Stay tuned…this should be interesting!  Here is a link to the original story at SFGATE.com.



T-Mobile’s Plan to Construct A Cemetery Cell Dies

T-Mobile’s plans to construct a new cell site at an old cemetery in Stoneham, MA have died.  Omnipoint Communications, T-Mobile’s parent proposed an 80-foot tower in St. Patrick Parish’s cemetery at Broadway and MacArthur Road.  See the Google Street View map below for a photo.
View a Google Street Map of the Site

According to a printed report, T-Mobile’s project was opposed by some of the neighbors who were “concerned about the appropriateness of a tower near graves and about possible health risks for children at a neighboring sports field.”

At least there’s no fear of ghosts.


Does your cell phone give away your location?

That’s a common question, and the simple answer is, ‘sometimes yes; sometime no.’

Cell phones regularly transmit update information back to the mobile telephone switching office (MTSO).  This data is sent when you turn on your phone, at regular intervals while the phone is turned on but not in use, and when you turn off your phone.

So why would your phone silently transmit information on a regular basis?  Quite simply, when you turn your phone on, the phone transmits a handshake to let the cell system know that the phone is turned on, and where in the world you are. This is necessary so that the network will (a) stop automatically routing your incoming calls to voicemail, and (b) to let the network know where to find you to complete incoming phone calls.

If you’re roaming outside of your home area, this turn-on handshake will also sometimes initiate a validity check with your home area carrier to see whether you’re authorized to roam.  If you are, then you’ll be able to make and receive calls without interruption.  If not, when you try to make a call, you’ll be forwarded to an automated or manual system to collect credit card data for billing calls while roaming.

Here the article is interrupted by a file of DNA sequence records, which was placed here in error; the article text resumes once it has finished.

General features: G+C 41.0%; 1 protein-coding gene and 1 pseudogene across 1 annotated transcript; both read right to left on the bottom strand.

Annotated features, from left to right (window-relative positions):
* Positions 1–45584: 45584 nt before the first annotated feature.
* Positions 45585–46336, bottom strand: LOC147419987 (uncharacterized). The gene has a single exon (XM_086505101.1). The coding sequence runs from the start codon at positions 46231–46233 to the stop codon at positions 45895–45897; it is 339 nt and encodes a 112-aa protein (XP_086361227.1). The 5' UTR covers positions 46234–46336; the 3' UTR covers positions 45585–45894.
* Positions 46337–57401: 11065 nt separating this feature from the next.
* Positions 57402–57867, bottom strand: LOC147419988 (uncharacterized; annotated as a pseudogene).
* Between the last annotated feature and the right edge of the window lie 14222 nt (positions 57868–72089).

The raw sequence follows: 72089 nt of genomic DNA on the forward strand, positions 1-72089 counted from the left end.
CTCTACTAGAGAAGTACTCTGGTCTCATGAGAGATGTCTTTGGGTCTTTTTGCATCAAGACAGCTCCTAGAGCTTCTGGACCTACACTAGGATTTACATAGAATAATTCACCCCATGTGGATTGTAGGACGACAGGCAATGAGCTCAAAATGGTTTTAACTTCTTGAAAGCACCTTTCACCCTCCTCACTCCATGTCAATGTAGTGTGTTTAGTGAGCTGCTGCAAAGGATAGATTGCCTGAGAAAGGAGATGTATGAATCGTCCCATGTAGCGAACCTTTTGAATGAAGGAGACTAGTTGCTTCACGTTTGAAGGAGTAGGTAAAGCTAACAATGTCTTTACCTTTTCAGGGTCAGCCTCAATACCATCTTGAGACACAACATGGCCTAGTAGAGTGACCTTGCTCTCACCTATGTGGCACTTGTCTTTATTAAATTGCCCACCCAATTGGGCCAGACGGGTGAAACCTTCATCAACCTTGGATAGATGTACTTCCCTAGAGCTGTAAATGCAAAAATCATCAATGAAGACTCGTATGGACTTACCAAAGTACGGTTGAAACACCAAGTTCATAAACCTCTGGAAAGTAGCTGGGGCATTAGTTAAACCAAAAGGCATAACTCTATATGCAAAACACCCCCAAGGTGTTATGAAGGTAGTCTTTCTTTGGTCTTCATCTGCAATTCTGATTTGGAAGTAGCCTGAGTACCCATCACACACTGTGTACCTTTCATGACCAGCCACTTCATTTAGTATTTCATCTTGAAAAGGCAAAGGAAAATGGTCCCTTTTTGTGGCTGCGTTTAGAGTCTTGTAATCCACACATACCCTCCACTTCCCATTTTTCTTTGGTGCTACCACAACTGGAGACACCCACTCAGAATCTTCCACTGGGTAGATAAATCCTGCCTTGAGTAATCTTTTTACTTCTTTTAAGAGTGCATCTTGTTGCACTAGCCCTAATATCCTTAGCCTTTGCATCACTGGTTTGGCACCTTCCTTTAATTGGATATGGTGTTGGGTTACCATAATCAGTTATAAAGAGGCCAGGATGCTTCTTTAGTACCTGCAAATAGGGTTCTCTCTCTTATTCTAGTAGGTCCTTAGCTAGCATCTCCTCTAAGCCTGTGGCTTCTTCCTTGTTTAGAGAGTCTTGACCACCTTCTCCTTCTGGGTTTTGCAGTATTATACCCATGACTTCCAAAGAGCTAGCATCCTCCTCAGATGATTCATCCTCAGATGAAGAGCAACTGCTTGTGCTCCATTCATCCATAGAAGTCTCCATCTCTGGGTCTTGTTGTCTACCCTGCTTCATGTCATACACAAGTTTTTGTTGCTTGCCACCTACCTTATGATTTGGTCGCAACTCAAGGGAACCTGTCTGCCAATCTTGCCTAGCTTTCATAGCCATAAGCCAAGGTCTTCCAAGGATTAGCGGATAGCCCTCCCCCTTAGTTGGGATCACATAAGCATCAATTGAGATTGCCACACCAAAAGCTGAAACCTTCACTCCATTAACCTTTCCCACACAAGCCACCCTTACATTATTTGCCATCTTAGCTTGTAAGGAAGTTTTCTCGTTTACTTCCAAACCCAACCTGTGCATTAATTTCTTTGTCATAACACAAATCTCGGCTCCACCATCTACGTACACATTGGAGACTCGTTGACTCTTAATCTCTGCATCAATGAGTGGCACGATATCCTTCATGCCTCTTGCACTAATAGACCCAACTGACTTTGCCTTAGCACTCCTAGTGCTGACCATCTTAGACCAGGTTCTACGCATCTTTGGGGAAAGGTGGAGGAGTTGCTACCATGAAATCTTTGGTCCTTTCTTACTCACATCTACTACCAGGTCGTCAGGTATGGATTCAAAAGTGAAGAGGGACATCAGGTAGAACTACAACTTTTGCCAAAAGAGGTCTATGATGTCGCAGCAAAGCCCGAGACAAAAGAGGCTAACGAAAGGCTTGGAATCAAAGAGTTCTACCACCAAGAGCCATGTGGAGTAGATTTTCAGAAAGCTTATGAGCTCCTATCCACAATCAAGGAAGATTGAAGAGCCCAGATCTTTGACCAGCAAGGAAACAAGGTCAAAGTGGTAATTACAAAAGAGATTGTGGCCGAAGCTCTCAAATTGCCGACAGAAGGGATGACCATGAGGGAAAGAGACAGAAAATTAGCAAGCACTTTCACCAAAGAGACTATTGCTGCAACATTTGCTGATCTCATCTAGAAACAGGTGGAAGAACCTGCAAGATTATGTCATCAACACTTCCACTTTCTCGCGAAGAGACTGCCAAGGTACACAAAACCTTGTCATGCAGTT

Once you’re ‘logged in’ to the network, the phone will regularly transmit a small snippit of data letting the network know that your phone is still turned on and within range.

When you turn off your phone, you’ll notice that it doesn’t immediately go blank.  In the few seconds between the time you press and hold the turn off button, the phone is communicating the shut-down request with the network so that incoming calls will be routed to voice mail.  This is why a caller will immediately go to voice mail when your phone is off, but if your phone is on it will ring a preset number of times before switching to voicemail.

The network technicians can also manually ‘ping’ your phone.  If it responds, the network tech will also be able to identify the cell site receiving your phone, and sometimes the general direction of the signal coming in from your cell phone.   This function is sometimes used to locate missing hikers. The cell phone is pinged, and the return data is used to estimate the location of the phone (and hopefully the location of the hiker).

The accuracy of the location data provided by your phone will depend on several things. The FCC generally requires cell phone operators to provide location information down to about 100 meters when you call 911, but that accuracy can be improved if your cell phone is equipped with a GPS receiver chip and antenna, and the network recognizes that data.

The use of cell phone records in court proceedings is a related discussion, and one that I’ll cover in a separate posting.